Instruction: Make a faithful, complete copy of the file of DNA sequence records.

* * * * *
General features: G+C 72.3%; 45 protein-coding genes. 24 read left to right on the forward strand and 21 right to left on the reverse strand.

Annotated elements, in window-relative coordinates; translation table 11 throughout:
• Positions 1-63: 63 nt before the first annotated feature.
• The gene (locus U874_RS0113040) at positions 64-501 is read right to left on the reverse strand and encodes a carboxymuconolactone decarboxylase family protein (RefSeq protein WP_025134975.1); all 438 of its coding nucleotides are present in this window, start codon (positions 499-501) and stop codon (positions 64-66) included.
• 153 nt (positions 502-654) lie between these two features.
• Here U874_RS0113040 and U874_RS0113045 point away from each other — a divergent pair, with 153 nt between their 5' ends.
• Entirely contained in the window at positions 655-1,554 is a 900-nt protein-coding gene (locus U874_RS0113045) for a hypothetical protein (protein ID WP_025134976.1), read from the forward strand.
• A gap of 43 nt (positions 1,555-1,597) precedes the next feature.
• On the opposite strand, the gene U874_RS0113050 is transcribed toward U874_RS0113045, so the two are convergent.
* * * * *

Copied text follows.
General features: G+C 72.3%; 45 protein-coding genes. 24 read left to right on the forward strand and 21 right to left on the reverse strand.

Annotated elements, in window-relative coordinates; translation table 11 throughout:
• Positions 1-63: 63 nt before the first annotated feature.
• The gene (locus U874_RS0113040) at positions 64-501 is read right to left on the reverse strand and encodes a carboxymuconolactone decarboxylase family protein (RefSeq protein WP_025134975.1); all 438 of its coding nucleotides are present in this window, start codon (positions 499-501) and stop codon (positions 64-66) included.
• 153 nt (positions 502-654) lie between these two features.
• Here U874_RS0113040 and U874_RS0113045 point away from each other — a divergent pair, with 153 nt between their 5' ends.
• Entirely contained in the window at positions 655-1,554 is a 900-nt protein-coding gene (locus U874_RS0113045) for a hypothetical protein (protein ID WP_025134976.1), read from the forward strand.
• A gap of 43 nt (positions 1,555-1,597) precedes the next feature.
• On the opposite strand, the gene U874_RS0113050 is transcribed toward U874_RS0113045, so the two are convergent.